This program is sponsored by a generous donor.
Friday, November 17 at 7:30PM
Although Amy Speace began her creative career in the theater, acting with The National Shakepeare Company and various other classical repertory theaters, she long ago left behind the stage to pursue music full time. Cutting her teeth playing regular gigs at The Living Room and The Bitter End in NYC, she was discovered by legend Judy Collins in 2005 and signed to Collins’ imprint, Wildflower Records, releasing two critically-acclaimed albums, “Songs For Bright Street” (2006) and “The Killer In Me” (2009). Judy Collins herself recorded Amy’s song, “The Weight of the World,” calling it “one of the best political folk songs I’ve ever heard.” NYC’s top AAA station WFUV named that song #4 in DJ John Platt’s Top 10 Songs of the Decade. Appearances followed at Mountain Stage, The Philadelphia Folk Festival, The Kerrville Folk Festival, Rocky Mountain Folk Festival and many others. Along the way, she has gained support and praise from such legends as Guy Clark and Nanci Griffith, Ian Hunter and Alejandro Escovedo, seemingly an unlikely combination until you hear Amy’s songs. The Houston Press called her ‘The unconscious cool of Americana”, nodding to the lean poetry of her rootsy folk, an edge possibly learned busking in the subways of NYC, or playing Juliet in parking lot productions of “Romeo & Juliet”. But it’s her voice that catches the audience off guard. A crystal clear voice with an emotional catch and a fluttering vibrato that seems grounded in another era yet somehow speaks to this one.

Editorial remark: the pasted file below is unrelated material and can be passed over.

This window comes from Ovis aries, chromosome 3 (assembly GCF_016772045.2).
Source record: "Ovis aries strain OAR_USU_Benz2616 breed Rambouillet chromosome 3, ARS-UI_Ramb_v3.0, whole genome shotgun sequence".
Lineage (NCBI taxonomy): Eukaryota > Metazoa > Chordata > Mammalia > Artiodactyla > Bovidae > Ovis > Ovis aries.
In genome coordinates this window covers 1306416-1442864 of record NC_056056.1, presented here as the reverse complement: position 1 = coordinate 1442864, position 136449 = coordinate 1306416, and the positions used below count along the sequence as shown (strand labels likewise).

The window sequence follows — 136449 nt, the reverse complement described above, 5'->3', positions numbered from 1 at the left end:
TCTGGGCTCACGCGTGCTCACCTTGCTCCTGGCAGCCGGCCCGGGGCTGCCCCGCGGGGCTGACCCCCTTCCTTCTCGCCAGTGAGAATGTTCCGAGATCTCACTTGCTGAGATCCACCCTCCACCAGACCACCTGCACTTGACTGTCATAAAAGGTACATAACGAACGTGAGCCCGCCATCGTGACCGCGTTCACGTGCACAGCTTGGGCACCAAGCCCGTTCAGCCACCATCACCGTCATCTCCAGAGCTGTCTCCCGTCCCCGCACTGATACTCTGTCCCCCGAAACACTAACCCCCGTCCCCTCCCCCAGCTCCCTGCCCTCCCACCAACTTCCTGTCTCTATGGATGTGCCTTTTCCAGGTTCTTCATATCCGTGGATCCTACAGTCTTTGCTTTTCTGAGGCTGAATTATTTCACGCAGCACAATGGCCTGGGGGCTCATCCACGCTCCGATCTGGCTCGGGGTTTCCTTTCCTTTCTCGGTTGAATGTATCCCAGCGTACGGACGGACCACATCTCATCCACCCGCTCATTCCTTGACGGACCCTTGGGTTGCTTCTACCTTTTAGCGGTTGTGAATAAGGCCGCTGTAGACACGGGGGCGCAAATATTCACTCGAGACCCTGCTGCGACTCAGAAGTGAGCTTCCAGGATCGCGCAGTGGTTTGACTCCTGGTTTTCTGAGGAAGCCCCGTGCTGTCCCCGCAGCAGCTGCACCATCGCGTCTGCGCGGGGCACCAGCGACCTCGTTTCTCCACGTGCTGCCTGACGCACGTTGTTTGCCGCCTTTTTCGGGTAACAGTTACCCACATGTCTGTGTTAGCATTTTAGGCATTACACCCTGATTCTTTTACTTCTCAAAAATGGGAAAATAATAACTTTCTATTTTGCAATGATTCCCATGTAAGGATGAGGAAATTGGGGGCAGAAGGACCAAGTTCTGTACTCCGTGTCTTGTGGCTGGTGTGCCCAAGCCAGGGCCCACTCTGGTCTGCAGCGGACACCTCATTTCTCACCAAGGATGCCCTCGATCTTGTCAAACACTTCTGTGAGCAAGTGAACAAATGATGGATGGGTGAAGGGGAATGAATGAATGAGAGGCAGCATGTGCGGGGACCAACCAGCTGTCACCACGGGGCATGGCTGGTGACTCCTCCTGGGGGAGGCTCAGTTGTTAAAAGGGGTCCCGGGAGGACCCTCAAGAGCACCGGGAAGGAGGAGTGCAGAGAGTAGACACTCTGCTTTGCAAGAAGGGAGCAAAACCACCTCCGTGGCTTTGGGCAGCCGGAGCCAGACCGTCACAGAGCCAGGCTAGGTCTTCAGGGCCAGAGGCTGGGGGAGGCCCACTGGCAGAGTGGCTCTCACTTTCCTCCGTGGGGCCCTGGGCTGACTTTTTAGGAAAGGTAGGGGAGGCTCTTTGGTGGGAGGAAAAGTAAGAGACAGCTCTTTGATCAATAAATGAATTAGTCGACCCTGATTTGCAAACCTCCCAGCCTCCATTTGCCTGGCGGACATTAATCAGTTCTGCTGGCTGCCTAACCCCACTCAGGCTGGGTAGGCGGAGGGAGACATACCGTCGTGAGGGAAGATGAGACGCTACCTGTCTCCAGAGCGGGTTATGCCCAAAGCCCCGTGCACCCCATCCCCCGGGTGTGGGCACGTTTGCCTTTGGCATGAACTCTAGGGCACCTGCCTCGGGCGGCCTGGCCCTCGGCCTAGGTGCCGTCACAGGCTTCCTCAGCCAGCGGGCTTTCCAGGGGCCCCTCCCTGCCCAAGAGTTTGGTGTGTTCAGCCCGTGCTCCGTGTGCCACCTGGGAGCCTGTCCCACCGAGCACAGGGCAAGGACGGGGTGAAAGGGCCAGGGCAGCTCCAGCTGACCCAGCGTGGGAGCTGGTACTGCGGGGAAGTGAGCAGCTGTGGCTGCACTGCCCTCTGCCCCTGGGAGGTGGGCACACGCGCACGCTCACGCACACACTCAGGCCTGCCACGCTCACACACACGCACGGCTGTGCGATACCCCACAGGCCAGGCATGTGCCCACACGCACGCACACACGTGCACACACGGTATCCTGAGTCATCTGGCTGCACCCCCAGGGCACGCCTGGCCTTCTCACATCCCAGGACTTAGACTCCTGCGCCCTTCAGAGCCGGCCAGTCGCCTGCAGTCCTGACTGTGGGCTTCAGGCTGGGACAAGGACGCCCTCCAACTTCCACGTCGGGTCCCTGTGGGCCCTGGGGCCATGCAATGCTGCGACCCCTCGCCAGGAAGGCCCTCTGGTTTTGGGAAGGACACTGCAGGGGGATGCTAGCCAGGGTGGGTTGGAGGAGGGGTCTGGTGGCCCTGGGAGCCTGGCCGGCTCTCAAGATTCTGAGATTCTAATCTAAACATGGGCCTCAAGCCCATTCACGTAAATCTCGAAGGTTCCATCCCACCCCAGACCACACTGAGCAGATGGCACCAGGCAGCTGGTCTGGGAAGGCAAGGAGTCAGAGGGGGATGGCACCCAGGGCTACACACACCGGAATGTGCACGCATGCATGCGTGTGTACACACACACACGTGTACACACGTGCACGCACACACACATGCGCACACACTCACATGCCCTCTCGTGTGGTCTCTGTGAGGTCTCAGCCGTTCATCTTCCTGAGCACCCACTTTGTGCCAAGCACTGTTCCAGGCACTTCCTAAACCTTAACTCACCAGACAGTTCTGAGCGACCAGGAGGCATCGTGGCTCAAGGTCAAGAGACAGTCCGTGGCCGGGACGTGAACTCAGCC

Amy Speace’s songs hang together like a short story collection, united by a common vantage point and common predicaments…it’s a gift to hear a heart so modest even when it’s wide open – Dave Marsh
Charlee Bianchini has been a professional musician for over six years. Trained classically, she studied with renowned guitarist Anthony Weller, and has studied voice with Kristina Martin, Jacque Chambers and Sloan Wainwright. She plays a variety of music in and around New England, focusing on rock, folk, R&B, and blues, and writes much of the music she plays. When she’s not performing, Charlee teaches independent lessons and workshops at The Music Asylum, a music school in Essex, MA. She works to teach a holistic view of what it is to be a musician, and how music is and can be a beautiful and necessary force in empowering people to find and use their voice.